The H1-B visa program has enabled technology workers from foreign countries to hold jobs in Florida and throughout the United States. Those workers may soon have to submit updated certifications to immigration authorities according to the terms of a draft executive order from the Trump Administration. The purpose of the new requirement is to show that the H1-B visa worker is not taking a job that could go to an American worker.
Should the draft executive order go into effect in its current form, it would freeze approval on many types of work visas. The federal government would deny visas for a period of at least 90 days to applicants seeking to enter the country.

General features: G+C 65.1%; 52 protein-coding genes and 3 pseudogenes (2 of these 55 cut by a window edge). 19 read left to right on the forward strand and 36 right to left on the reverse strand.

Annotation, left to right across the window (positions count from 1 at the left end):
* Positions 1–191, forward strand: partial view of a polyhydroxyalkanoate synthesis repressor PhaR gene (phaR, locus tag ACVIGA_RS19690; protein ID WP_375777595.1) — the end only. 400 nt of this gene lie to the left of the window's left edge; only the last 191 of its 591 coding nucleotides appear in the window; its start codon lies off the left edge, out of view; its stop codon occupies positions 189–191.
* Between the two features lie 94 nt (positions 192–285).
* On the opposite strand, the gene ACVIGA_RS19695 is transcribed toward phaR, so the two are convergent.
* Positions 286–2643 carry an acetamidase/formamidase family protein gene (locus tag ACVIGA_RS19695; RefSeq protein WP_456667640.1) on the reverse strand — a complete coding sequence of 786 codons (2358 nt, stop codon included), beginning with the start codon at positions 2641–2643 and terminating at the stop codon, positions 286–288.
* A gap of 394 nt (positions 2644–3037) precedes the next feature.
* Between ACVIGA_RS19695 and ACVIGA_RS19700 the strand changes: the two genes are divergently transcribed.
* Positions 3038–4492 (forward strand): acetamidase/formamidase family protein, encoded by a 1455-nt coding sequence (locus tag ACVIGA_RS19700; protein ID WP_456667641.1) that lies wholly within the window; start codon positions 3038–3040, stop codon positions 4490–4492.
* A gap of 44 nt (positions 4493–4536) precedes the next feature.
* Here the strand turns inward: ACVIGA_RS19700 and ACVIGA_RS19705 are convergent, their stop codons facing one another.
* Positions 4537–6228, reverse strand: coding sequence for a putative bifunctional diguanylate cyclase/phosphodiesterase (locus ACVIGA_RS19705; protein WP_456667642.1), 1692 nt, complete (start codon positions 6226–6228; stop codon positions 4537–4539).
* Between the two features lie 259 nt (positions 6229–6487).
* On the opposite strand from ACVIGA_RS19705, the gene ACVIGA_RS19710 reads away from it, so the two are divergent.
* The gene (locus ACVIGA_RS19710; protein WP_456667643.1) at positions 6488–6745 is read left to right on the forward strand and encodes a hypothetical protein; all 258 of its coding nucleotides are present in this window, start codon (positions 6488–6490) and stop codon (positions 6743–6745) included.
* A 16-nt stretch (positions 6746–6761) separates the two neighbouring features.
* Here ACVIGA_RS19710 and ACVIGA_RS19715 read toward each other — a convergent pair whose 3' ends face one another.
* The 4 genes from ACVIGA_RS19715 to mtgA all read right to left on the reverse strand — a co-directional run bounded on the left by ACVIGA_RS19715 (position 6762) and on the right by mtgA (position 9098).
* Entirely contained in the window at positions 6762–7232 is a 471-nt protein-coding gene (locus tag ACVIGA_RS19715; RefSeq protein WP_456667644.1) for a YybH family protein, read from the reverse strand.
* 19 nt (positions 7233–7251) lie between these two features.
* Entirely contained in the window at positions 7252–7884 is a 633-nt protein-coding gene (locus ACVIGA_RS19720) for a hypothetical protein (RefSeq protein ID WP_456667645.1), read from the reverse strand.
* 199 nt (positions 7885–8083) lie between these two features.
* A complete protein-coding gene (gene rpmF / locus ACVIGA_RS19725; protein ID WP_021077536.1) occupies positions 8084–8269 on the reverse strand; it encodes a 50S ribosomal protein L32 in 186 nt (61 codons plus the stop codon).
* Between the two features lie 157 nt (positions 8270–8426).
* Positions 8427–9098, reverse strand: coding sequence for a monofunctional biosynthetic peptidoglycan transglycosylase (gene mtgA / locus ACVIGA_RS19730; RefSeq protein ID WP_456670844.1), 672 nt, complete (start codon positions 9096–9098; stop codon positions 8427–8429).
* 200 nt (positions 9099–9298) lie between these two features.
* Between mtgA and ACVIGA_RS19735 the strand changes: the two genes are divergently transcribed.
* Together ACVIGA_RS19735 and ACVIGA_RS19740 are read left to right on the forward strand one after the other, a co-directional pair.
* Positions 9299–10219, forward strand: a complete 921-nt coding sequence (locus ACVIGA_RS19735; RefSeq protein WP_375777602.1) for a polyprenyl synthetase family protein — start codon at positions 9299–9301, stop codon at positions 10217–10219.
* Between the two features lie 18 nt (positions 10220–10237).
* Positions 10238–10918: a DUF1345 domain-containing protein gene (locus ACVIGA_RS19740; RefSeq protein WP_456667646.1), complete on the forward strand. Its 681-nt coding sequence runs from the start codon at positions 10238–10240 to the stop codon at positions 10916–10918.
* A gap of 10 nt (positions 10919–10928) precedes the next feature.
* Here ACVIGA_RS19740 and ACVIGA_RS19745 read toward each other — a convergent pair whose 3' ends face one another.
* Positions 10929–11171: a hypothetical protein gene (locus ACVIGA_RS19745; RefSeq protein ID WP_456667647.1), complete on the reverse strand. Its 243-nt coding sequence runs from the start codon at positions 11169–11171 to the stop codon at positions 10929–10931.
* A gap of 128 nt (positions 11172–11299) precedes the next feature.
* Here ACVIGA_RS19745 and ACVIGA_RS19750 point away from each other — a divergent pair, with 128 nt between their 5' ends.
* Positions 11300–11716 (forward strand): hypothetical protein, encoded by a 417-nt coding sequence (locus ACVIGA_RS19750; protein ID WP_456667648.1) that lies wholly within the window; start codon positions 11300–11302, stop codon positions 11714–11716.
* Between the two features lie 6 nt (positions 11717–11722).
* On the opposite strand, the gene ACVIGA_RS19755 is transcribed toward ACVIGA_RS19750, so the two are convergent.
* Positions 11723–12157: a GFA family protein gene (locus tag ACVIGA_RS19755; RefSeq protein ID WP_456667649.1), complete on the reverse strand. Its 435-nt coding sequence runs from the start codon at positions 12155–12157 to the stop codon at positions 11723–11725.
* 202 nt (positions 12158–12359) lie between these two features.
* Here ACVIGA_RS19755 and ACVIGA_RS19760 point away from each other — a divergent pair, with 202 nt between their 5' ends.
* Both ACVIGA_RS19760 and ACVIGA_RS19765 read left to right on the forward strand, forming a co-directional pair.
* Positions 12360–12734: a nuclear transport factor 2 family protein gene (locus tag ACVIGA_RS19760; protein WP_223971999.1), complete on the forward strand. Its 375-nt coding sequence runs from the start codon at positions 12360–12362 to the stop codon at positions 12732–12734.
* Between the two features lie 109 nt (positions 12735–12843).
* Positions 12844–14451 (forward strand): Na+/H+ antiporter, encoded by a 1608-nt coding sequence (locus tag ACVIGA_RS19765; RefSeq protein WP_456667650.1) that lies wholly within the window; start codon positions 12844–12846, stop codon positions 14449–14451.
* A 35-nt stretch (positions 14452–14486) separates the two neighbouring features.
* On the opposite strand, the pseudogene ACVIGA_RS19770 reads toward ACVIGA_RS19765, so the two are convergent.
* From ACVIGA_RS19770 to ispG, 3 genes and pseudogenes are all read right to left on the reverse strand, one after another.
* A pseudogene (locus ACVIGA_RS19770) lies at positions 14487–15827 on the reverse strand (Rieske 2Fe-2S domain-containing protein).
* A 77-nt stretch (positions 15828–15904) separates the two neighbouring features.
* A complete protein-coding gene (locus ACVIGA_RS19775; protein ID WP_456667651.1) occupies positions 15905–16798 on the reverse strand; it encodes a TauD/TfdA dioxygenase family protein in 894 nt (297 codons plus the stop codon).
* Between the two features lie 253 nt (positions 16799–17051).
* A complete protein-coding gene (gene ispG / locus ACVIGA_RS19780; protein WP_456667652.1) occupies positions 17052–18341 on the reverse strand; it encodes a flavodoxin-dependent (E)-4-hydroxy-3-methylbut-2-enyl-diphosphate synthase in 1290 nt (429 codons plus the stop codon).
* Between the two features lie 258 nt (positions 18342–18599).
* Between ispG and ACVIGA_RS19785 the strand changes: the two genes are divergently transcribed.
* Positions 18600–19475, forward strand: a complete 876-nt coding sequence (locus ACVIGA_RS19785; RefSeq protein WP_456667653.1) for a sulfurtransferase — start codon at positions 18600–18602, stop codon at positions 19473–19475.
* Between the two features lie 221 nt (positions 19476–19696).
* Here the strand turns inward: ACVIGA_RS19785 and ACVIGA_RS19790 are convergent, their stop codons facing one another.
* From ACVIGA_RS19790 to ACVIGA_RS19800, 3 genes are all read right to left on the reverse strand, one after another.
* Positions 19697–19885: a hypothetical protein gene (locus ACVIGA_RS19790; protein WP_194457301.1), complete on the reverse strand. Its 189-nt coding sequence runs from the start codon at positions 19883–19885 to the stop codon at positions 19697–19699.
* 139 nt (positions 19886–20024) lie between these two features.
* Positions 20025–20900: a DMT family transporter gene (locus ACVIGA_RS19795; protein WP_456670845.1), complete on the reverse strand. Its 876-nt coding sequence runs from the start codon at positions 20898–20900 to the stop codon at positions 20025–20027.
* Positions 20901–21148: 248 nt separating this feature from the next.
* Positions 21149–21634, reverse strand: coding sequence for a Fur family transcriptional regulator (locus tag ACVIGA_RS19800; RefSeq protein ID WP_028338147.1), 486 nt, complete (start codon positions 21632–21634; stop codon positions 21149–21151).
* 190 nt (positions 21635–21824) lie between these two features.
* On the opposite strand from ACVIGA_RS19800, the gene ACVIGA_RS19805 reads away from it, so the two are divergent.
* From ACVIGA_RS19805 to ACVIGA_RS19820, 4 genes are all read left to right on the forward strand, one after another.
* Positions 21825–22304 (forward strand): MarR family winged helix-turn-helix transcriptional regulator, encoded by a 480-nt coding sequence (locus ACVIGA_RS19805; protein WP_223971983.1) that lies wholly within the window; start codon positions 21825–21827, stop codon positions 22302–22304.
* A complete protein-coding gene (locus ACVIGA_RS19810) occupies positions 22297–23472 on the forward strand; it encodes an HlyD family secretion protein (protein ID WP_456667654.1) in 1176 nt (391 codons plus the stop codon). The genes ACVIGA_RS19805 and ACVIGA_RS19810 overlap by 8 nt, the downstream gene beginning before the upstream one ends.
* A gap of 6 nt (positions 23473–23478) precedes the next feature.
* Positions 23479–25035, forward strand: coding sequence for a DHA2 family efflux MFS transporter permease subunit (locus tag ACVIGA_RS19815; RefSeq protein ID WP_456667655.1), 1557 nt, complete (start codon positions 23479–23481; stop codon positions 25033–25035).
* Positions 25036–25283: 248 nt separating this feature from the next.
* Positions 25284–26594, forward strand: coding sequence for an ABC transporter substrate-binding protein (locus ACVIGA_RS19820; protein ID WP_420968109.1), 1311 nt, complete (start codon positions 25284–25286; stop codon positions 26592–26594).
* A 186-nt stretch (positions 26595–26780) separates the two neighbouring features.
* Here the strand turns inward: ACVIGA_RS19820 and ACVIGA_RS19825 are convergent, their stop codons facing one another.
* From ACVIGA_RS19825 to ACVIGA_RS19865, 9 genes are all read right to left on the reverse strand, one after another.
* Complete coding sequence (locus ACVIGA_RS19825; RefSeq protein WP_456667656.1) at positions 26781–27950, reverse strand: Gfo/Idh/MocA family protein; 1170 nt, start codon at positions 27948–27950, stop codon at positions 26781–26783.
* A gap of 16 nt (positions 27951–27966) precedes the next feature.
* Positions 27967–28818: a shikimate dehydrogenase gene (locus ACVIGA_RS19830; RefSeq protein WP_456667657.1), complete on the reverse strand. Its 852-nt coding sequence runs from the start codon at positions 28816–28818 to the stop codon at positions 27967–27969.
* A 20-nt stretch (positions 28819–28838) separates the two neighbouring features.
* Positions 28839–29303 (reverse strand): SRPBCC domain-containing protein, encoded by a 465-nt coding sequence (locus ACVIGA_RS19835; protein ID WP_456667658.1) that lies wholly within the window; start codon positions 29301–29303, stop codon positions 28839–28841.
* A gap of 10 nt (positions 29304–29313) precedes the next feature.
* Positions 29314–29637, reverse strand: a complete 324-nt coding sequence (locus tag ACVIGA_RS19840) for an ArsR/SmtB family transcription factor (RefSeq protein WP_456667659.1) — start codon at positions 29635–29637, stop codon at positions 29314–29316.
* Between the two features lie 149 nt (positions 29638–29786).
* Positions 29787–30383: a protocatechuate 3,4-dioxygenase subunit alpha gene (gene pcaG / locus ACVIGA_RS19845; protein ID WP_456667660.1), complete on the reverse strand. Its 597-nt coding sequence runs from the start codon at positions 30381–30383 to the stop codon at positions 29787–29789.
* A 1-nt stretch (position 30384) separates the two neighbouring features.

Not all visa seekers can expect denial under the draft order. The Trump Administration has carved out exemptions for workers involved in the food supply chain who need work visas. Additionally, health care or medical research professionals pursuing jobs in the country could still obtain work visas.
Ongoing changes to immigration laws and procedures frequently challenge individuals who need to obtain or maintain work visas. A person may find that consulting an attorney who represents immigration cases leads to productive strategies for approaching immigration officials. An attorney might monitor changing legal issues and help a client adapt to new requirements.
Legal support may enable a person to collect all necessary documentation requested by an immigration agency. This effort may reduce the chance of a delay or denial on the basis of an incomplete or unclear application. An attorney may also question official actions that appear to violate existing legal statutes. Such advocacy might prevent authorities from ignoring an applicant’s rights.